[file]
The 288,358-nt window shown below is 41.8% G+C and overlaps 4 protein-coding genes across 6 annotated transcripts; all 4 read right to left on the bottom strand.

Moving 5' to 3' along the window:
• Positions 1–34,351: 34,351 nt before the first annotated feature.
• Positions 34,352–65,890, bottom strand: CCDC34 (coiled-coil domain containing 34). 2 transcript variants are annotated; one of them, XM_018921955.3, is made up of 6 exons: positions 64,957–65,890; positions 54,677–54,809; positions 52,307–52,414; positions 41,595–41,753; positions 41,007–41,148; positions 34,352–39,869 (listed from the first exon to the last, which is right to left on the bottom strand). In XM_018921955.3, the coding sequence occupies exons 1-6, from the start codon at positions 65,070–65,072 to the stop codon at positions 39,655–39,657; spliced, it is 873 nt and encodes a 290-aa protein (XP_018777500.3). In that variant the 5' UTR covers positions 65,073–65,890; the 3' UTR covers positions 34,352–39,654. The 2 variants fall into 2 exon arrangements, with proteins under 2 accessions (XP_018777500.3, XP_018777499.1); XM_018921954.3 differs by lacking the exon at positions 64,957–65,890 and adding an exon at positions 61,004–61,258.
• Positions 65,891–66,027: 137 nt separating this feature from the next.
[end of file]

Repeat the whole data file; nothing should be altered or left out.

The 288,358-nt window shown below is 41.8% G+C and overlaps 4 protein-coding genes across 6 annotated transcripts; all 4 read right to left on the bottom strand.

Moving 5' to 3' along the window:
• Positions 1–34,351: 34,351 nt before the first annotated feature.
• Positions 34,352–65,890, bottom strand: CCDC34 (coiled-coil domain containing 34). 2 transcript variants are annotated; one of them, XM_018921955.3, is made up of 6 exons: positions 64,957–65,890; positions 54,677–54,809; positions 52,307–52,414; positions 41,595–41,753; positions 41,007–41,148; positions 34,352–39,869 (listed from the first exon to the last, which is right to left on the bottom strand). In XM_018921955.3, the coding sequence occupies exons 1-6, from the start codon at positions 65,070–65,072 to the stop codon at positions 39,655–39,657; spliced, it is 873 nt and encodes a 290-aa protein (XP_018777500.3). In that variant the 5' UTR covers positions 65,073–65,890; the 3' UTR covers positions 34,352–39,654. The 2 variants fall into 2 exon arrangements, with proteins under 2 accessions (XP_018777500.3, XP_018777499.1); XM_018921954.3 differs by lacking the exon at positions 64,957–65,890 and adding an exon at positions 61,004–61,258.
• Positions 65,891–66,027: 137 nt separating this feature from the next.